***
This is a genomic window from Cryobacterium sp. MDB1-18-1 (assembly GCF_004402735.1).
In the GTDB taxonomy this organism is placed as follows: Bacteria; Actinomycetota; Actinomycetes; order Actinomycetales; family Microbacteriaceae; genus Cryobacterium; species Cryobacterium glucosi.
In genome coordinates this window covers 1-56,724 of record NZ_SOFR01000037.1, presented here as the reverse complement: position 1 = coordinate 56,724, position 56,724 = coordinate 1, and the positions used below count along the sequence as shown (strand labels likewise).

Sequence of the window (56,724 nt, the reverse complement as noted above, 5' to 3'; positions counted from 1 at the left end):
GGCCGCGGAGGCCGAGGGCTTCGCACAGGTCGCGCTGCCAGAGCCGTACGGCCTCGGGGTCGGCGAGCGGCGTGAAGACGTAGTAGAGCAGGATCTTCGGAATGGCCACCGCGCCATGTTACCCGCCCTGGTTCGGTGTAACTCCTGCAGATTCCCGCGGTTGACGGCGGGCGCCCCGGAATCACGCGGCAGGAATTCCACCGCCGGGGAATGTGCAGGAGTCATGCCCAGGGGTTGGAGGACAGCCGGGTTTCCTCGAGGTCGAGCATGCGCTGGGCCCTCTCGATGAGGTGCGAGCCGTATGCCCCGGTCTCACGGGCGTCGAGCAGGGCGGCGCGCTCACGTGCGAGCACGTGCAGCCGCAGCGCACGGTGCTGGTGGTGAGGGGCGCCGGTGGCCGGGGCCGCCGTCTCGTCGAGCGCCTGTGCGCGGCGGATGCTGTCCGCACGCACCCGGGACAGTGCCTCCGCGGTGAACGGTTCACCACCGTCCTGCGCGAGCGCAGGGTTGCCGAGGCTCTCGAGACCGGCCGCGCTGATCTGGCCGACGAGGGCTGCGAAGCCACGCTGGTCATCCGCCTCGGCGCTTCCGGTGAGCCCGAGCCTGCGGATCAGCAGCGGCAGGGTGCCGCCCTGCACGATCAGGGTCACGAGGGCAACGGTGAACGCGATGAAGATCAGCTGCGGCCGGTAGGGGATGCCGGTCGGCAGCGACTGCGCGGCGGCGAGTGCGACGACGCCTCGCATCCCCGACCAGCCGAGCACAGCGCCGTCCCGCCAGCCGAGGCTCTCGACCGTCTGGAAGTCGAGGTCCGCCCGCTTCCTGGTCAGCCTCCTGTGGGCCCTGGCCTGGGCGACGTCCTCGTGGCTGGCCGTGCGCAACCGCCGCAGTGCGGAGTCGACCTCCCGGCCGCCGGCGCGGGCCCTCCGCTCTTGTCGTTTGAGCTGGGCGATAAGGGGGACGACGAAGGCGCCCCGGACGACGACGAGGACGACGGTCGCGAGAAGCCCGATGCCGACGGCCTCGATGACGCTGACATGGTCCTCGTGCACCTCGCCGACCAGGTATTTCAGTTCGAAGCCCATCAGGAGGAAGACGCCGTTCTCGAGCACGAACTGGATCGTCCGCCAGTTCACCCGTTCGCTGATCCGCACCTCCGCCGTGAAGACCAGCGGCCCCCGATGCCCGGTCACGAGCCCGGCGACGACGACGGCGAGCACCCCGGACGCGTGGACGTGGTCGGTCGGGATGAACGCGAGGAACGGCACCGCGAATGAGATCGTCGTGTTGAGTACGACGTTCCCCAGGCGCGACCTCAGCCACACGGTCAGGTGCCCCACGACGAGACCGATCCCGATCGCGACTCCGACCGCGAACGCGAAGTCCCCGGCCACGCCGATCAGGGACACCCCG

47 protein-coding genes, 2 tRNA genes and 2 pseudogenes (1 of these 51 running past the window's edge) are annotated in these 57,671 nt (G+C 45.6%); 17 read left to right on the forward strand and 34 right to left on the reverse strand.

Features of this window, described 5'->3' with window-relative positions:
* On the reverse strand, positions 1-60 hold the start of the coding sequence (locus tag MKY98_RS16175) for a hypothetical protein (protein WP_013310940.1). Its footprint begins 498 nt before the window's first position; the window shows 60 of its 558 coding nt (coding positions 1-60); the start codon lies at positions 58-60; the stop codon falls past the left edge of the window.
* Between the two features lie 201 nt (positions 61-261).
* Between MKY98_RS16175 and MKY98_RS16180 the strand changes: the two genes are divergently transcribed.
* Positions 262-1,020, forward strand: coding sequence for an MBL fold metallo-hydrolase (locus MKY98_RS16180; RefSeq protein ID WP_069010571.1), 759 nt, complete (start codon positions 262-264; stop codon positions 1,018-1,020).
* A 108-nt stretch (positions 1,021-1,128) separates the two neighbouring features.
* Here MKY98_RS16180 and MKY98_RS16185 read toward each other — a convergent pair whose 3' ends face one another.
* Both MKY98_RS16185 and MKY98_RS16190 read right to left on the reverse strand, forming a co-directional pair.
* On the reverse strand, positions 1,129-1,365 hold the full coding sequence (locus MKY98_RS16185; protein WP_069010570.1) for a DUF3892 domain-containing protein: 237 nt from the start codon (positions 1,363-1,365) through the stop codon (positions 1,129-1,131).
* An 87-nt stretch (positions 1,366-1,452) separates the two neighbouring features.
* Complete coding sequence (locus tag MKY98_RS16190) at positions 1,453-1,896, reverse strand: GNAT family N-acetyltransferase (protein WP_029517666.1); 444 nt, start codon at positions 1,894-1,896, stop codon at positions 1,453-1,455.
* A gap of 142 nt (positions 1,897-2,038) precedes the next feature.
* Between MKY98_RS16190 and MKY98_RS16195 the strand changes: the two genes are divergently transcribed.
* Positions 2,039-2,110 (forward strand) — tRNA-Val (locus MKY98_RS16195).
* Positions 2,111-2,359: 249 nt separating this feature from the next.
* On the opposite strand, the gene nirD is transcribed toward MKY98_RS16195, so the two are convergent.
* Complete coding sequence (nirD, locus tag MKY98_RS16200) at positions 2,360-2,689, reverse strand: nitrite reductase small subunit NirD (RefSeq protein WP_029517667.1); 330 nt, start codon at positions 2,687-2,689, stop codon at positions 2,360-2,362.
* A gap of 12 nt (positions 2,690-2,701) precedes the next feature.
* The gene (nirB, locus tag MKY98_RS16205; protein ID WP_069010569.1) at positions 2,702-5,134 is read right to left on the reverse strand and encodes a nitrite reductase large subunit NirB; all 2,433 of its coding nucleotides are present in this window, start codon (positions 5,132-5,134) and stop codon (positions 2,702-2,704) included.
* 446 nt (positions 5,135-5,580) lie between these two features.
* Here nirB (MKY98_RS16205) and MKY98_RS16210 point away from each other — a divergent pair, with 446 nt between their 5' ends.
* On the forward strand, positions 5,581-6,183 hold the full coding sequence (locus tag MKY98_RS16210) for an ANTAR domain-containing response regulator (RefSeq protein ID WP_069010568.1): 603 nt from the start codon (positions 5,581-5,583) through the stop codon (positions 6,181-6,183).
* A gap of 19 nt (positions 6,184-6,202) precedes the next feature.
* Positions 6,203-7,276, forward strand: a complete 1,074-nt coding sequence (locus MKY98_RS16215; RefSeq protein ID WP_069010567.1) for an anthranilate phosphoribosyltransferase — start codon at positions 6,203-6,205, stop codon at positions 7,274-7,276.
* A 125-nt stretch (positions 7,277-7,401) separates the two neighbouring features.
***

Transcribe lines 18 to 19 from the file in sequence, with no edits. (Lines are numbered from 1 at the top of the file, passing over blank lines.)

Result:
* A gap of 142 nt (positions 1,897-2,038) precedes the next feature.
* Between MKY98_RS16190 and MKY98_RS16195 the strand changes: the two genes are divergently transcribed.